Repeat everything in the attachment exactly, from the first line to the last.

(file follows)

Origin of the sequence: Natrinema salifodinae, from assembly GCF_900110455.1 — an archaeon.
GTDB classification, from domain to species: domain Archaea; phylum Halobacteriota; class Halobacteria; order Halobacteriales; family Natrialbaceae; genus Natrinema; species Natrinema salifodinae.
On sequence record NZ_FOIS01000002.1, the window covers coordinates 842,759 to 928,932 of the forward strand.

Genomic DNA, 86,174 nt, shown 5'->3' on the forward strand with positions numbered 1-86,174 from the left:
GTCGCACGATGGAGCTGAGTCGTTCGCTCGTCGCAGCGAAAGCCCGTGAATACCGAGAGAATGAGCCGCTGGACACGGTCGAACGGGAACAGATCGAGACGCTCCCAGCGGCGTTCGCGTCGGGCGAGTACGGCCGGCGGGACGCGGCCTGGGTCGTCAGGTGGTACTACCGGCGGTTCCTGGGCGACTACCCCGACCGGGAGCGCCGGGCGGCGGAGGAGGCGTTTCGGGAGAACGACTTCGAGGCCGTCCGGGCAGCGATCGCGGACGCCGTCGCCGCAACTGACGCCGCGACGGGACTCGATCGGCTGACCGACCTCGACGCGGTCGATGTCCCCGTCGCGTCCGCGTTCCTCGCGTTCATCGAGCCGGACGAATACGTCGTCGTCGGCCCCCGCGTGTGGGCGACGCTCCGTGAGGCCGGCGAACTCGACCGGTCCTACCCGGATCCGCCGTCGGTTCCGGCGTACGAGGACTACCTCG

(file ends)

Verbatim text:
Origin of the sequence: Natrinema salifodinae, from assembly GCF_900110455.1 — an archaeon.
GTDB classification, from domain to species: domain Archaea; phylum Halobacteriota; class Halobacteria; order Halobacteriales; family Natrialbaceae; genus Natrinema; species Natrinema salifodinae.
On sequence record NZ_FOIS01000002.1, the window covers coordinates 842,759 to 928,932 of the forward strand.

Genomic DNA, 86,174 nt, shown 5'->3' on the forward strand with positions numbered 1-86,174 from the left:
GTCGCACGATGGAGCTGAGTCGTTCGCTCGTCGCAGCGAAAGCCCGTGAATACCGAGAGAATGAGCCGCTGGACACGGTCGAACGGGAACAGATCGAGACGCTCCCAGCGGCGTTCGCGTCGGGCGAGTACGGCCGGCGGGACGCGGCCTGGGTCGTCAGGTGGTACTACCGGCGGTTCCTGGGCGACTACCCCGACCGGGAGCGCCGGGCGGCGGAGGAGGCGTTTCGGGAGAACGACTTCGAGGCCGTCCGGGCAGCGATCGCGGACGCCGTCGCCGCAACTGACGCCGCGACGGGACTCGATCGGCTGACCGACCTCGACGCGGTCGATGTCCCCGTCGCGTCCGCGTTCCTCGCGTTCATCGAGCCGGACGAATACGTCGTCGTCGGCCCCCGCGTGTGGGCGACGCTCCGTGAGGCCGGCGAACTCGACCGGTCCTACCCGGATCCGCCGTCGGTTCCGGCGTACGAGGACTACCTCG